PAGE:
Tomas Leakey – musical director of Mahler Players – withdraws from concerts on Saturday and Sunday in Inverness and Strathpeffer, now being conducted by Susie Dingle
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The last three Symphonies of Wolfgang Amadeus Mozart are being performed on Saturday and Sunday by the Mahler Players in Inverness and Strathpeffer as planned – but with a new conductor.
Susie Dingle will step in to take the place of the Mahler Players’ founder and musical director Tomas Leakey who is having to withdraw due to Covid.
From self-isolation in London, Tomas said: “I’m delighted that Susie is able to step in at the last minute to conduct these concerts. She was such an inspiration musically when I was growing up and she was the conductor of the Highland Regional Youth Orchestra; performing Tchaikovsky’s 5th Symphony with her was a formative musical experience. When I took up conducting a few years later, I was fortunate enough to study with Susie and am grateful for the many things I learned from her. I’m thrilled for the audience and orchestra that this very special programme will be able to go ahead with Susie conducting.”
The programme will feature Symphony No 39 in Eb Major, KV 543, Symphony No 40 in G Minor, KV 550 and Symphony No. 41 in C Major, KV 551 Jupiter.
Another key figure in saving the concerts from cancellation has been Rob Farmer, the orchestra’s principal horn, who stepped in to conduct the rehearsal weekend.
“Rob was my brass teacher in the last few years of secondary school, and also an important figure in my musical upbringing,” Tomas said. “Rob heroically stepped in to conduct the rehearsal weekend at literally a few hours’ notice.”
When planning this concert, Mahler Players' musical director Tomas felt hearing all three symphonies in a single programme would be a unique opportunity for people.
He said: “These symphonies were composed during a few weeks over the summer of 1788, and we don’t really know what purpose Mozart wrote them for. Perhaps he planned a series of subscription concerts for the second half of 1788, to help his rather dire financial situation at that time.
“But there is no evidence that the concerts ever materialised, however, and although there are a handful of future occasions where they may have been performed it is not known for certain whether Mozart ever heard these pieces played.
"It is poignant to think that Mozart possibly never heard this music except in his head and we will likely never know the full story.
"But, whatever the truth, in these symphonies Mozart has left us three marvels of the repertoire, whose capacity to move, amaze and inspire has lost none of its potency 230 years later.”
And Tomas added: “The fact that we’re able to play this repertoire indicates how the orchestra has developed over the past few years, and especially after the pandemic.
"Recently we’ve welcomed many new players from all over the country and there has been a wonderful hunger among all of our musicians to get together and perform again, which has led to the orchestra expanding to a size big enough to take this music on.
“It sounds slightly counterintuitive to say the orchestra has got bigger and so now we’re able to play Mozart as well as Mahler, but the difference is that it is Mozart in the original versions, not reduced orchestrations.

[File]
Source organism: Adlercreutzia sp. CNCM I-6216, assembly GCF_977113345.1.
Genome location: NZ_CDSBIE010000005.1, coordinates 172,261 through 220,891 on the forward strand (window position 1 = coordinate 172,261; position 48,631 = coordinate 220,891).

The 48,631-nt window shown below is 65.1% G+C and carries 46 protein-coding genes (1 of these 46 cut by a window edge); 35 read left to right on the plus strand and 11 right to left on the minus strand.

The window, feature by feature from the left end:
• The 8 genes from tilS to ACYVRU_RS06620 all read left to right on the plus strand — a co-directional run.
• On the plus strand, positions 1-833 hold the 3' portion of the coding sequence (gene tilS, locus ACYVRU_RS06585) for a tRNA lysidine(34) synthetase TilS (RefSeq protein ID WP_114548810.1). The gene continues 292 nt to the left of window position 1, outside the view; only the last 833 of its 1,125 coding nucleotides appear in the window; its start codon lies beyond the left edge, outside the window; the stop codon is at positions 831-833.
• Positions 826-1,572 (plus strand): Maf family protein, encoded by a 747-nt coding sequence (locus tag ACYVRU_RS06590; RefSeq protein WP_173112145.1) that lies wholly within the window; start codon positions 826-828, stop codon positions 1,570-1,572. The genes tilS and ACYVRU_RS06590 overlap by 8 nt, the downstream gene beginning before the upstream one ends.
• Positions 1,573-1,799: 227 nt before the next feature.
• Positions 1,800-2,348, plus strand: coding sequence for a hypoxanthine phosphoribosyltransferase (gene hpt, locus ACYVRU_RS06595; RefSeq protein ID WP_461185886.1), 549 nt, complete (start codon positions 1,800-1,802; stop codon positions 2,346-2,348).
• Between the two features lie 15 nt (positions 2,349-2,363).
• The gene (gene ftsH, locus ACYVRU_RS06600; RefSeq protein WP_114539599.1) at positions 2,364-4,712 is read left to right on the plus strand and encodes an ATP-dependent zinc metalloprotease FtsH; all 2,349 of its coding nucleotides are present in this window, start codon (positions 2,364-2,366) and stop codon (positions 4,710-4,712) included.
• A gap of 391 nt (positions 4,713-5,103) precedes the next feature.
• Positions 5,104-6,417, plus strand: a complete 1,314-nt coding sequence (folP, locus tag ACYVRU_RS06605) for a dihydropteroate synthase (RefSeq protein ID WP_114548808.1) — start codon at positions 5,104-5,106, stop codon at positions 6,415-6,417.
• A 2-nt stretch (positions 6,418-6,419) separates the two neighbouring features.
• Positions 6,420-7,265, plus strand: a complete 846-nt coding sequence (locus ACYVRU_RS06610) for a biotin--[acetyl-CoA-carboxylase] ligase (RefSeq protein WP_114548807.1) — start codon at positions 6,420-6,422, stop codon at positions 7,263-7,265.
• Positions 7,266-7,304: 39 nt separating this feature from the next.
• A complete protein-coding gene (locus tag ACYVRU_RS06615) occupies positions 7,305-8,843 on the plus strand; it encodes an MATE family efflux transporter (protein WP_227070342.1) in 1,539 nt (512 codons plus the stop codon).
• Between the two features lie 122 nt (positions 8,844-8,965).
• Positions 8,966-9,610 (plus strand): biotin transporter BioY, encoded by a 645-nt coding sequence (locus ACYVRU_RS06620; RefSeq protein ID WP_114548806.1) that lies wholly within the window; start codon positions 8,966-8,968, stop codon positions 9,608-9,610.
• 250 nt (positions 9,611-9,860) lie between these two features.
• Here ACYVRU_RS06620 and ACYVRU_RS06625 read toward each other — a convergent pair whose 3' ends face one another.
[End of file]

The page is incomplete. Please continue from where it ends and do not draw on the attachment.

"We’re an orchestra which has, over the course of our history, probably played around 75 per cent of our repertoire in reduced orchestration versions, and although we love doing that, it’s a real joy to play original works, and especially those of the calibre of these three symphonies.
"Playing Mozart is such a life-affirming experience – as soon as the music starts, whether it’s in rehearsal or performance, everyone’s face just lights up – there’s really nothing like it.
"In Mozart we find everything in the human condition – joy, despair, comedy, tragedy and everything in between, and the changes between the different characters are lightning fast, which is one of the most challenging elements of performing Mozart.
"We’re delighted to be playing these three symphonies in two of our favourite venues.
“We perform in Inverness Cathedral, to which we return for the first time since our Die Walküre of 2019, and Strathpeffer Pavilion, in which we had a residency this year.
“These are also the first live concerts since the official release of our debut album Richard Wagner In Venice, which will also be available to buy at the concerts.
“On this album is the world premiere recording of Richard Wagner In Venice: A Symphony, by Matthew King.
"Commissioned by the Mahler Players and composed in 2021, this symphony brings to life for the first time many of Wagner’s late sketches, left unfinished at the time of his death in 1883, and until now largely unknown and unheard outside specialist circles."
The album has been featured on BBC Radio 3 and Radio Scotland and has been critically acclaimed, being included on the Telegraph’s list of 'best classical CDs and DVDs of 2021'.
The concerts – supported by HRI-Munro Architecture – are on Saturday, December 4, 8pm, at Inverness Cathedral and Sunday, December 5, 3pm, at Strathpeffer Pavilion.
The Mahler Players say: “Advance booking through mahlerplayers.co.uk strongly recommended. Any remaining tickets are available at the door.”
Covid measures: ticket sales restricted to 75 per cent of venue capacity. The orchestra respectfully requests all audience members to remain masked whilst seated, unless exempt.